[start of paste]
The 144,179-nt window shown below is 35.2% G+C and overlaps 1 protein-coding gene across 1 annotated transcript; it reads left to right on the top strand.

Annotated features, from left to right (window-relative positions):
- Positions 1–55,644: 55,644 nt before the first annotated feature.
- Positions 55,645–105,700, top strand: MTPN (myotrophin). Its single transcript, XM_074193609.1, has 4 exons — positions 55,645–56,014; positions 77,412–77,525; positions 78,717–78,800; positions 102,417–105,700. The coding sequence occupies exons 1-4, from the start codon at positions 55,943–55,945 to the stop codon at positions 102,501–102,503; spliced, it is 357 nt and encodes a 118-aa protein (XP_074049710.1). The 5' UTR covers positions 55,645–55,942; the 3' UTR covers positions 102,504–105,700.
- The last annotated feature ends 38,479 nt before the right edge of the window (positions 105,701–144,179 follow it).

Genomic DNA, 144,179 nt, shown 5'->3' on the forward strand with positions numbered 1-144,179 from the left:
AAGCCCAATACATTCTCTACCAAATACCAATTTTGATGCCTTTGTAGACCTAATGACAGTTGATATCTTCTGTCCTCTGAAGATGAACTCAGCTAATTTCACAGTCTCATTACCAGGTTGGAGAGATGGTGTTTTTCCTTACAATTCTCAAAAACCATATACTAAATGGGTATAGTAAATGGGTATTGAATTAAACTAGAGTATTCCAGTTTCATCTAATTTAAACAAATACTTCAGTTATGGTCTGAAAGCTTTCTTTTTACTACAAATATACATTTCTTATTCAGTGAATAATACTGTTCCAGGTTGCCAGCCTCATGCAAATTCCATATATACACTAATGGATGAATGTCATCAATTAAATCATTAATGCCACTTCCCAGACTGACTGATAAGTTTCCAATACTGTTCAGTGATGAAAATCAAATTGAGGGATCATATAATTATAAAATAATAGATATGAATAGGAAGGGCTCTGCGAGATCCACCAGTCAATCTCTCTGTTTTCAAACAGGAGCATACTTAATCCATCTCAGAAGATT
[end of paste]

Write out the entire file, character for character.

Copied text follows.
The 144,179-nt window shown below is 35.2% G+C and overlaps 1 protein-coding gene across 1 annotated transcript; it reads left to right on the top strand.

Annotated features, from left to right (window-relative positions):
- Positions 1–55,644: 55,644 nt before the first annotated feature.
- Positions 55,645–105,700, top strand: MTPN (myotrophin). Its single transcript, XM_074193609.1, has 4 exons — positions 55,645–56,014; positions 77,412–77,525; positions 78,717–78,800; positions 102,417–105,700. The coding sequence occupies exons 1-4, from the start codon at positions 55,943–55,945 to the stop codon at positions 102,501–102,503; spliced, it is 357 nt and encodes a 118-aa protein (XP_074049710.1). The 5' UTR covers positions 55,645–55,942; the 3' UTR covers positions 102,504–105,700.
- The last annotated feature ends 38,479 nt before the right edge of the window (positions 105,701–144,179 follow it).

Genomic DNA, 144,179 nt, shown 5'->3' on the forward strand with positions numbered 1-144,179 from the left:
AAGCCCAATACATTCTCTACCAAATACCAATTTTGATGCCTTTGTAGACCTAATGACAGTTGATATCTTCTGTCCTCTGAAGATGAACTCAGCTAATTTCACAGTCTCATTACCAGGTTGGAGAGATGGTGTTTTTCCTTACAATTCTCAAAAACCATATACTAAATGGGTATAGTAAATGGGTATTGAATTAAACTAGAGTATTCCAGTTTCATCTAATTTAAACAAATACTTCAGTTATGGTCTGAAAGCTTTCTTTTTACTACAAATATACATTTCTTATTCAGTGAATAATACTGTTCCAGGTTGCCAGCCTCATGCAAATTCCATATATACACTAATGGATGAATGTCATCAATTAAATCATTAATGCCACTTCCCAGACTGACTGATAAGTTTCCAATACTGTTCAGTGATGAAAATCAAATTGAGGGATCATATAATTATAAAATAATAGATATGAATAGGAAGGGCTCTGCGAGATCCACCAGTCAATCTCTCTGTTTTCAAACAGGAGCATACTTAATCCATCTCAGAAGATT